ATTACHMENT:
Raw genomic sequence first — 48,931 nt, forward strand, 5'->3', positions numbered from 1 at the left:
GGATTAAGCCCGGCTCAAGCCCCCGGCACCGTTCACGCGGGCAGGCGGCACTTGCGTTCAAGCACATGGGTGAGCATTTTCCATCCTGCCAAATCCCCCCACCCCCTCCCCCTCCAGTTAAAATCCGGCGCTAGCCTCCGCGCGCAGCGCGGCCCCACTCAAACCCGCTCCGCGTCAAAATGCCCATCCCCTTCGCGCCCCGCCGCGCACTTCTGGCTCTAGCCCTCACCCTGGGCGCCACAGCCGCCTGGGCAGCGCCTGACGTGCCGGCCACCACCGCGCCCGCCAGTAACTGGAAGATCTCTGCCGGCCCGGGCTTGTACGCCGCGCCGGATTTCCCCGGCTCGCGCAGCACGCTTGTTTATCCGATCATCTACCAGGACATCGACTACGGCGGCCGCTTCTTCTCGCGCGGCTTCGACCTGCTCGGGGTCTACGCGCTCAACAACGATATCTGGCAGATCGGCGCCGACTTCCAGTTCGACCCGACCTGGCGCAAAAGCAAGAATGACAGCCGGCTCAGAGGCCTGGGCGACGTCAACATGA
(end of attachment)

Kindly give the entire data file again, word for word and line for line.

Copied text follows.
Raw genomic sequence first — 48,931 nt, forward strand, 5'->3', positions numbered from 1 at the left:
GGATTAAGCCCGGCTCAAGCCCCCGGCACCGTTCACGCGGGCAGGCGGCACTTGCGTTCAAGCACATGGGTGAGCATTTTCCATCCTGCCAAATCCCCCCACCCCCTCCCCCTCCAGTTAAAATCCGGCGCTAGCCTCCGCGCGCAGCGCGGCCCCACTCAAACCCGCTCCGCGTCAAAATGCCCATCCCCTTCGCGCCCCGCCGCGCACTTCTGGCTCTAGCCCTCACCCTGGGCGCCACAGCCGCCTGGGCAGCGCCTGACGTGCCGGCCACCACCGCGCCCGCCAGTAACTGGAAGATCTCTGCCGGCCCGGGCTTGTACGCCGCGCCGGATTTCCCCGGCTCGCGCAGCACGCTTGTTTATCCGATCATCTACCAGGACATCGACTACGGCGGCCGCTTCTTCTCGCGCGGCTTCGACCTGCTCGGGGTCTACGCGCTCAACAACGATATCTGGCAGATCGGCGCCGACTTCCAGTTCGACCCGACCTGGCGCAAAAGCAAGAATGACAGCCGGCTCAGAGGCCTGGGCGACGTCAACATGA